By Jan Schalkwijk
South Africa is an attractive market for investors who wish to gain exposure to African growth but wish to avoid the pitfalls of less mature markets in terms of liquidity, trading costs, limited data, and transparency. African GDP is forecasted to reach $2.6 trillion by 2020, up from roughly $1.6 trillion today. South Africa is well positioned to play an integral part in this growth, with its mature and competitive industries and proximity to African markets. Additionally, South Africa will benefit from the growth of its biggest export market: China. As such South Africa – uniquely positioned at the confluence of the “Africa” and “BRICS” themes (BRIC countries + South Africa) – offers a compelling case for investors with a long-term horizon and the patience to see these opportunities materialize.
In the 10 year period through 2011 Sub-Saharan Africa real GDP grew by 5.76% per year, compared to 1.64% for the United States over that same period. This trend is expected to continue as Africa is forecasted to nearly double its GDP over the next 10 years.
On October 31st of 2011, the United Nations marked the birth of the world’s 7 billionth living person. Though it only took 12 years to go from 6 billion to 7 billion, world fertility rates have been steadily declining, and demographers widely expect global population to level out by 2050 in the 9 to 9.5 billion range. It is the slowdown in fertility rates that creates what is called the “demographic dividend.” When the number of children a woman is expected to bear falls from a high rate to a lower rate, an outsized generation (or two) comes of age, followed and preceded by relatively smaller generations. When this “bulge” group reaches adulthood, the demographic dividend kicks in, resulting in a large (productive) working population with few dependents. Africa, more than any other continent, is in a sweet spot to reap the next demographic dividend, as can be seen in the below graph (The Economist, October 2011).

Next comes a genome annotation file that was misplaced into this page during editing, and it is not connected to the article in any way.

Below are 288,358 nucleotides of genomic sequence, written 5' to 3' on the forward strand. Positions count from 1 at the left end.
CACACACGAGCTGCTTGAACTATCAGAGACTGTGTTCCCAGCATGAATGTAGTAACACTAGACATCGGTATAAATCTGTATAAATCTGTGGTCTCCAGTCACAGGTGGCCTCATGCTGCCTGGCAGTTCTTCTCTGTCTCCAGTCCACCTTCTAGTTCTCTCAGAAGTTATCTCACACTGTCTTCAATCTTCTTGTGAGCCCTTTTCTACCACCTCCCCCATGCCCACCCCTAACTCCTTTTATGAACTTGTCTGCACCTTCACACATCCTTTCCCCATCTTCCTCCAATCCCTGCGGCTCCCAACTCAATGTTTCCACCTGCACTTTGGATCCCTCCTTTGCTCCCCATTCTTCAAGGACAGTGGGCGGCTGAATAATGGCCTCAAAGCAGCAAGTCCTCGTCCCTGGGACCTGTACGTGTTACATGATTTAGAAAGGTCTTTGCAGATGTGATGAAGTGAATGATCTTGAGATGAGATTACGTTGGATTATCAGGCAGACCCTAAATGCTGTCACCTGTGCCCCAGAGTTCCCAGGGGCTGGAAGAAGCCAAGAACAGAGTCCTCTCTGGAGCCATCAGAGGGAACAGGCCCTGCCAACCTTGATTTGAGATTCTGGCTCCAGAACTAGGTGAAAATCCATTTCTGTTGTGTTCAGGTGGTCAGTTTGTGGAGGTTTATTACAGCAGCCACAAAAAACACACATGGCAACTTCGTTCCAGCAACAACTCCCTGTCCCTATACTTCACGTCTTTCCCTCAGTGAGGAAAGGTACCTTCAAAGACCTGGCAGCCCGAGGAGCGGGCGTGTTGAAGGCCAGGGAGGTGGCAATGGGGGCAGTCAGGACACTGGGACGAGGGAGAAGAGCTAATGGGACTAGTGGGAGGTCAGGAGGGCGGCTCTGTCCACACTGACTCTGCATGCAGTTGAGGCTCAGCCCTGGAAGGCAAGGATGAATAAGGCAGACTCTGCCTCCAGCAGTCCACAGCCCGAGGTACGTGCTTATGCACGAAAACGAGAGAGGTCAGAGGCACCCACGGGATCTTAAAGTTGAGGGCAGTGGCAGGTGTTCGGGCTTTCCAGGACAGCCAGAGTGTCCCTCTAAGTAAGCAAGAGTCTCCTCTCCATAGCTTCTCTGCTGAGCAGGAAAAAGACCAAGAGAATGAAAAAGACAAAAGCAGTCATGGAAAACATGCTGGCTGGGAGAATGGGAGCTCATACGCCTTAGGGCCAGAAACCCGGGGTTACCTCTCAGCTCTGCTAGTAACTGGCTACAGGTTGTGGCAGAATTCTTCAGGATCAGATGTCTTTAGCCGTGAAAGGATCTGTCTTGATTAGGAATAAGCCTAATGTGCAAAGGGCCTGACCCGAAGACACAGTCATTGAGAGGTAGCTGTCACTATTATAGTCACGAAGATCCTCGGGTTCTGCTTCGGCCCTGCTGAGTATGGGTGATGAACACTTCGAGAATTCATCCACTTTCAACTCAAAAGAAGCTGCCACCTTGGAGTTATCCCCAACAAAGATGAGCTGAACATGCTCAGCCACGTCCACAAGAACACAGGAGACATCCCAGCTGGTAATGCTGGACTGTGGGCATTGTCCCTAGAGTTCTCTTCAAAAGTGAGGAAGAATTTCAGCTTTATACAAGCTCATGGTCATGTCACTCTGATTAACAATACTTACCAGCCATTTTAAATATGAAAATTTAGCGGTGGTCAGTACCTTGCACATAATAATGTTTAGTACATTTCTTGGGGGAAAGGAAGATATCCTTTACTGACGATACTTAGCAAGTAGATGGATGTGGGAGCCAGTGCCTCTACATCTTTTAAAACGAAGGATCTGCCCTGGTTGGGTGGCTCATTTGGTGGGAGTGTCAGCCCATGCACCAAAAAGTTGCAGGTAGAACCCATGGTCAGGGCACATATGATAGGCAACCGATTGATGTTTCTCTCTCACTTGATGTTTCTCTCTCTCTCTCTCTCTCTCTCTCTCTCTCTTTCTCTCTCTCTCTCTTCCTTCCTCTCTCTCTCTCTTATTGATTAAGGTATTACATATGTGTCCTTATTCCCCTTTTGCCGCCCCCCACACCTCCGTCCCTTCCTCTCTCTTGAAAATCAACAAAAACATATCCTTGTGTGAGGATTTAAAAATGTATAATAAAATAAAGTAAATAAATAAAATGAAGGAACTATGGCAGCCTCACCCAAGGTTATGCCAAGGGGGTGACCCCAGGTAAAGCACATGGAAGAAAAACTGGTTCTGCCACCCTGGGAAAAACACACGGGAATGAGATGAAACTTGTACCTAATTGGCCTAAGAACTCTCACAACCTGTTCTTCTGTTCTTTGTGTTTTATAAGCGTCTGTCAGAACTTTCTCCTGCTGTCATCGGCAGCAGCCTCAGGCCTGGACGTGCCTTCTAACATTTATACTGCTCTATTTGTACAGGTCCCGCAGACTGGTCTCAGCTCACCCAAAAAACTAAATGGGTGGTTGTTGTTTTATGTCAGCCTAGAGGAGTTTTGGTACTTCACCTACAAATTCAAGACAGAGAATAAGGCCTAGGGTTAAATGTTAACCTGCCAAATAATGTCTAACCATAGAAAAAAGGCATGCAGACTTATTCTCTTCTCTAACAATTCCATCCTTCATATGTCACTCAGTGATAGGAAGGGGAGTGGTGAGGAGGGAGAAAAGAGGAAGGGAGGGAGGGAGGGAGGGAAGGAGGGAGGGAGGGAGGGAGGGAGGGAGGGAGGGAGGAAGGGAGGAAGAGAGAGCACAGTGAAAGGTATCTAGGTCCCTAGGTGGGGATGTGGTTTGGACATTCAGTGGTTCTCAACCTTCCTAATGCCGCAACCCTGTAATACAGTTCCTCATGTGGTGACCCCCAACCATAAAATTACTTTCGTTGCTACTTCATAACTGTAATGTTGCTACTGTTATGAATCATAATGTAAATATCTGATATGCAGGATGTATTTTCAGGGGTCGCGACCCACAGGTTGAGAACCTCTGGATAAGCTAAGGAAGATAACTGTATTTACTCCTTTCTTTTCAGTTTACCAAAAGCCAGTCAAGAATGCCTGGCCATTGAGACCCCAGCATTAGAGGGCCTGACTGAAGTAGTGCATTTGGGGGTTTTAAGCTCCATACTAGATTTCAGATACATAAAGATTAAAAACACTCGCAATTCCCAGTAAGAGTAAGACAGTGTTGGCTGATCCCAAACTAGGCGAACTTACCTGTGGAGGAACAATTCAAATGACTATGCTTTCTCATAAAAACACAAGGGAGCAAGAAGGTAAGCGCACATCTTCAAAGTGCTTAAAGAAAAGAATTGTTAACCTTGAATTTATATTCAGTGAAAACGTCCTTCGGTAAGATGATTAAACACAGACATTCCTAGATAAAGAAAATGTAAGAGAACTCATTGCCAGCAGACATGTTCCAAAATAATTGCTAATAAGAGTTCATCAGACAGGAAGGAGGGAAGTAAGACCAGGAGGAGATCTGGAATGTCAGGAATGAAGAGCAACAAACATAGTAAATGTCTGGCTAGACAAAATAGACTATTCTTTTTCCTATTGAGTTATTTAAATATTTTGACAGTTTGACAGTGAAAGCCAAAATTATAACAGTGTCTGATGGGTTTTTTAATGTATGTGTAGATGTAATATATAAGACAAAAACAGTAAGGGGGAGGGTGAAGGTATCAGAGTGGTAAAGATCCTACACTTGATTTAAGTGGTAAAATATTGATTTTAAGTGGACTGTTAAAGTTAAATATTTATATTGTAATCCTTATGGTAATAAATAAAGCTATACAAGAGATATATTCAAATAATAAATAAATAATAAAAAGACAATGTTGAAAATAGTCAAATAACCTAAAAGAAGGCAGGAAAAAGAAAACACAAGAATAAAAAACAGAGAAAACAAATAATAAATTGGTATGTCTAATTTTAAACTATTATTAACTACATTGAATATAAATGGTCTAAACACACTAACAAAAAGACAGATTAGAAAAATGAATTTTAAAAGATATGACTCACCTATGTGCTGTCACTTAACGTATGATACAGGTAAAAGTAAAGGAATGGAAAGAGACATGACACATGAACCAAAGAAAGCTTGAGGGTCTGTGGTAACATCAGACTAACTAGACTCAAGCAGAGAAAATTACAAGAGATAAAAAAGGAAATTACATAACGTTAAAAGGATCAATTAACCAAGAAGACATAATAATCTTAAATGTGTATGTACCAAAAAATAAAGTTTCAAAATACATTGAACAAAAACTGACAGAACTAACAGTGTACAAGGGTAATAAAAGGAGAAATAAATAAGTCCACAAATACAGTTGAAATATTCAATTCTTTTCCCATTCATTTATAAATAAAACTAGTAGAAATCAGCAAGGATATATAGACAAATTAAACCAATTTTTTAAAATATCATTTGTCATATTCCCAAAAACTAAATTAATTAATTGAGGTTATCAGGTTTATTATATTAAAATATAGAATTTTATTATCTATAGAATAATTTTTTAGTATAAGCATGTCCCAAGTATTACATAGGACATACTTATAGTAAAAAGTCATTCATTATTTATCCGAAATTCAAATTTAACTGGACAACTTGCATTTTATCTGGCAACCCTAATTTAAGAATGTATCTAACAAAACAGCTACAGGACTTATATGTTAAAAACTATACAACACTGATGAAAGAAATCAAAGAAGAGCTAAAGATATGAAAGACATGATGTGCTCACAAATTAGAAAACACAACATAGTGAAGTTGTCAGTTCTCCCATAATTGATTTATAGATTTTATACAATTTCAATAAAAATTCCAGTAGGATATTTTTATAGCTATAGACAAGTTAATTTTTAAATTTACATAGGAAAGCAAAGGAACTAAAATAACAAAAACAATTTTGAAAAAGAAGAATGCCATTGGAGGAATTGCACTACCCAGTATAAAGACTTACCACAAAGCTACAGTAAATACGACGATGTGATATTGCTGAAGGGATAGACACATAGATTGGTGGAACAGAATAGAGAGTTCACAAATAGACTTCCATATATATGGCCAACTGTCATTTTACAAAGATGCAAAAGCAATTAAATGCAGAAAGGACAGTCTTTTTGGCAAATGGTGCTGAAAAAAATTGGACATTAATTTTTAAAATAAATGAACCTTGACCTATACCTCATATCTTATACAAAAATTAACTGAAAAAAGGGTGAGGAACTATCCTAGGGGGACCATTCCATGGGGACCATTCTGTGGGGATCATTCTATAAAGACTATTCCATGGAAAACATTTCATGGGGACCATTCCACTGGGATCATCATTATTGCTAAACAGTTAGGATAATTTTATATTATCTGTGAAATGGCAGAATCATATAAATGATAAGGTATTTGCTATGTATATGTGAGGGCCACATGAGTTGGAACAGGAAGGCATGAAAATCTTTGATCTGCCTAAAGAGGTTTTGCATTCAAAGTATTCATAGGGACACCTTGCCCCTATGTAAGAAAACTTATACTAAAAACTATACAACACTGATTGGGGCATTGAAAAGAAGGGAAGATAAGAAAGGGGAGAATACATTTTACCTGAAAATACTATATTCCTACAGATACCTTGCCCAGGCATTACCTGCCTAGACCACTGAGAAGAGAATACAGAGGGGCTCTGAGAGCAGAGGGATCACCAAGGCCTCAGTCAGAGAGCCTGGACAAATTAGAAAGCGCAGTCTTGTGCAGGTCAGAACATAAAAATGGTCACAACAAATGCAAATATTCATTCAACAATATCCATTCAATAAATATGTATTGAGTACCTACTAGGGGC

(click to enlarge)
None of the BRICs can match it: Brazil and Russia have a fertility rate below the replacement rate, China will be greyer than the U.S. by 2020 and than Europe by 2030, and even India is declining to replacement rate fertility. Furthermore, China may actually have fewer productive workers in 2050 than it does today. In fact, Africa will account for both the highest drop in dependency ratio (number of dependents per working-age adult) as well as 40% of the additional 2.3 billion increase in the global population between now and 2050. Additionally, unlike China, Africa has not committed rampant sex-selective abortions, which could create major social unrest and thus economic upheaval in China by the 2020s, just as Africa will be coming of age.
In the meantime, however, China propels global economic growth, and Africa is no exception. China is Africa’s largest trading partner, accounting for 12% of African exports (“African Acceleration”, Societe Generale, Cross Asset Research, October 2010). China’s importance to African trade cannot be overstated. Through the first three quarters of 2011, trade between China and Africa reached $126.9 billion, according to the China Ministry of Commerce. This represents a 30% change compared to the same period one year ago and is in line with the break-neck pace of growth of 28% per year over the last 10 years. Though Africa needs China’s help in developing its infrastructure, the relationship is clearly important to China as well. China’s Outward Direct Investment (ODI) in Africa increased from 2.6% of its total ODI in 2003 to 9.8% in 2008 (2009 China Commerce Yearbook). By 2010, China had established diplomatic relationships with 49 of the 54 countries on the African continent and had direct investments in 48 countries.
China’s motives are unambiguous: to feed its insatiable demand for energy and natural resources. In fact, China’s strategy is not all that different from how Western countries have traditionally approached Africa, with the notable exception of China’s lack of involvement in Africa’s domestic politics. Although the relationship is not without friction, the net benefits of China’s involvement in Africa are widely viewed as positive.
So how can US investors take part in the African growth story? Consider investing in ETFs like Market Vectors Africa (AFK), or iShares MSCI South Africa Index (EZA). The former has broad pan-Africa exposure, while the latter – as the name suggests – is more focused on South Africa. Though EZA is a South Africa fund, it is important to note that South African companies, often formidable global competitors, stand to benefit from the broader Africa story, as many have set their sights on sub-Saharan Africa for future revenue expansion. In essence an investor in South Africa captures the best of both worlds: companies with the sophistication of those domiciled in mature economies but with the growth potential of those in emerging and frontier markets.
Editor’s note: Jan Schalkwijk originally wrote this piece for U.S. investors on Seeking Alpha